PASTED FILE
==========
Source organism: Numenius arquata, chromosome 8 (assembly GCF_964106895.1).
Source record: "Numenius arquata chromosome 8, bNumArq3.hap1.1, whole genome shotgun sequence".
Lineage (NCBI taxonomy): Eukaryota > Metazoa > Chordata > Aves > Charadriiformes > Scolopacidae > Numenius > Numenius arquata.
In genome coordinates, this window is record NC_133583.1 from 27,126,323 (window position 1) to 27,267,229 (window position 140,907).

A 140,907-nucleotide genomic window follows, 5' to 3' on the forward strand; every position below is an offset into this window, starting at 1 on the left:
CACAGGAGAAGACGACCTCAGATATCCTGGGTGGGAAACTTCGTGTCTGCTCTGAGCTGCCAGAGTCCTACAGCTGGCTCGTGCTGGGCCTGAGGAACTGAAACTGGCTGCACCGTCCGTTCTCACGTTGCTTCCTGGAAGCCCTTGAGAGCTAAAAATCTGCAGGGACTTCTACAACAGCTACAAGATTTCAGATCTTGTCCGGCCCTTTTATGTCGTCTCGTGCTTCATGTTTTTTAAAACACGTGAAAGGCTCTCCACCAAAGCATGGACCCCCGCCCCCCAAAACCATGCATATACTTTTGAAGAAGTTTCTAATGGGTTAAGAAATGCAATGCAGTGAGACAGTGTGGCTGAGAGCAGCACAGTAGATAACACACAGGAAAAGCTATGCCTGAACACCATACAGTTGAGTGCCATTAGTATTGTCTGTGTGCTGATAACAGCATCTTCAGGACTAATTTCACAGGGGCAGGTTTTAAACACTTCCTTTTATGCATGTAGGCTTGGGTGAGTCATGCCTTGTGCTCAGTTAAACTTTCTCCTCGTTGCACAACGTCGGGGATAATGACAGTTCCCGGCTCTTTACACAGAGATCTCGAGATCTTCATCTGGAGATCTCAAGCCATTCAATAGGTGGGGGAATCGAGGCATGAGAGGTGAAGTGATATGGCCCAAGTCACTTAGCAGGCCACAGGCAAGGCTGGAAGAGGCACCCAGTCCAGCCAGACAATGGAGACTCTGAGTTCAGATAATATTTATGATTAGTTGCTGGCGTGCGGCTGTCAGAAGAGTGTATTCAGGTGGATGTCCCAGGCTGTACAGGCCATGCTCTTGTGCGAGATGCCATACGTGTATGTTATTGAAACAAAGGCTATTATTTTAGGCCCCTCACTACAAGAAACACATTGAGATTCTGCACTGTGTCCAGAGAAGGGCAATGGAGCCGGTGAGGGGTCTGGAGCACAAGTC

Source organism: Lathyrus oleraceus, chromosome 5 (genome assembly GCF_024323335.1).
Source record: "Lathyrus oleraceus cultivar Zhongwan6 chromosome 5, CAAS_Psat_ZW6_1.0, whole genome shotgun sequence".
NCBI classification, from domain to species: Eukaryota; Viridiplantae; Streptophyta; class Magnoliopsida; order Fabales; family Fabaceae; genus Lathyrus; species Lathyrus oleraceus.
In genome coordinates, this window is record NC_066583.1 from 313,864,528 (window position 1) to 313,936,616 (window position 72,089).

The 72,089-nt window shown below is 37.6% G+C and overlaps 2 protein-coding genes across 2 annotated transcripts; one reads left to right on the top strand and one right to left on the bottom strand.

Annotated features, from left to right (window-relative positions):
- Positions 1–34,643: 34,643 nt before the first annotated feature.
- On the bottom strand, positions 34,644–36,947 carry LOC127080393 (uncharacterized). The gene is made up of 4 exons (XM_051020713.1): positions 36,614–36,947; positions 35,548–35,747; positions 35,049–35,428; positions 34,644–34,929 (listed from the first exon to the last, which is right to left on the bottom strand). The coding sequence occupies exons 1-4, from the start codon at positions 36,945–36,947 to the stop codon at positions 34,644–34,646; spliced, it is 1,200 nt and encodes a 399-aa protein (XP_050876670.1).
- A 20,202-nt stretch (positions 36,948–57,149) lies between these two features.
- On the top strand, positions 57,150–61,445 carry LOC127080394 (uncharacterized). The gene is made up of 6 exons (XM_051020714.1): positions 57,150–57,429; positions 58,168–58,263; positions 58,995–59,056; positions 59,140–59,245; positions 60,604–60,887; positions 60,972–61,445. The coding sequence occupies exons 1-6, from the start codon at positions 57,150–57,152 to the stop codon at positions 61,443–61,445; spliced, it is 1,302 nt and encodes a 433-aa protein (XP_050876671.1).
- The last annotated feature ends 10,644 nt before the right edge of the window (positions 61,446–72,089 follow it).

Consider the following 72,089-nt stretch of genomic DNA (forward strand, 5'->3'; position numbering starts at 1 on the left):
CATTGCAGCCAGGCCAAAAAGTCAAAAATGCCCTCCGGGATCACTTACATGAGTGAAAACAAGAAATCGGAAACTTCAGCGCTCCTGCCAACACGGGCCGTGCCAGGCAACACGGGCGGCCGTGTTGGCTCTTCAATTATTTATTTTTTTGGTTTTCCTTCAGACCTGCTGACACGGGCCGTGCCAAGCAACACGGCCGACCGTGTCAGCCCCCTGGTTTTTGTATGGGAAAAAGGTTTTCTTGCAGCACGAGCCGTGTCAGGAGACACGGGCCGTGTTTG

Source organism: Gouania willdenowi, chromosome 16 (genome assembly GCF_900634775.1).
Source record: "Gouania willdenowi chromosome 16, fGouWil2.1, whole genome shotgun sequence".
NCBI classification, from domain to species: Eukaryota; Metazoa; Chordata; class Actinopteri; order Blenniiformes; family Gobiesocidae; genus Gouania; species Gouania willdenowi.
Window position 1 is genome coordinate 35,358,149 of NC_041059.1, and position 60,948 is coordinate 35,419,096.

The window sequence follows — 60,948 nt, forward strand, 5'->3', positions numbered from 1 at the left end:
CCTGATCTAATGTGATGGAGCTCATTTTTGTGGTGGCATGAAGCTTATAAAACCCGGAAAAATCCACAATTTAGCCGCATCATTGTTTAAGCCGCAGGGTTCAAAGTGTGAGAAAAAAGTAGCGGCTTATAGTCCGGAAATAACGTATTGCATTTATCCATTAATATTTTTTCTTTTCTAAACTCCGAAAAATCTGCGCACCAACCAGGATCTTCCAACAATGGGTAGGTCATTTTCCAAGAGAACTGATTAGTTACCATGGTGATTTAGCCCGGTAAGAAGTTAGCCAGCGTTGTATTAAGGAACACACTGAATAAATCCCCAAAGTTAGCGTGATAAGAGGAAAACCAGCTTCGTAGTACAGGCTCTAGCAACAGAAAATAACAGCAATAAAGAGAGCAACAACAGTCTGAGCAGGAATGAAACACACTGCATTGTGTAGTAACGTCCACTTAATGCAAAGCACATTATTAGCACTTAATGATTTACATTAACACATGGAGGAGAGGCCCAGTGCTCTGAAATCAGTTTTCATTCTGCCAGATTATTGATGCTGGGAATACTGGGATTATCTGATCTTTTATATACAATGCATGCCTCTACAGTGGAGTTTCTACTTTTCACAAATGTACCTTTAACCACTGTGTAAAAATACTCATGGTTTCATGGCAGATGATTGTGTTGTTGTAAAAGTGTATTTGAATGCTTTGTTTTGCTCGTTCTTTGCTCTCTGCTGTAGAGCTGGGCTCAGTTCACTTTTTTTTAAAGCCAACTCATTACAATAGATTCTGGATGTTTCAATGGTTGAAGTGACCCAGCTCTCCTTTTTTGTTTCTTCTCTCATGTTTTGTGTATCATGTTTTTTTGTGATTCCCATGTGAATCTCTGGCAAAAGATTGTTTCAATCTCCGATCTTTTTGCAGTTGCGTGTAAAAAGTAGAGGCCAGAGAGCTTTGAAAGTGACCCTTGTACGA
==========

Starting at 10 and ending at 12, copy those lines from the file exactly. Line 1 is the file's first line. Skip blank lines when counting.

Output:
In genome coordinates, this window is record NC_066583.1 from 313,864,528 (window position 1) to 313,936,616 (window position 72,089).

The 72,089-nt window shown below is 37.6% G+C and overlaps 2 protein-coding genes across 2 annotated transcripts; one reads left to right on the top strand and one right to left on the bottom strand.

Annotated features, from left to right (window-relative positions):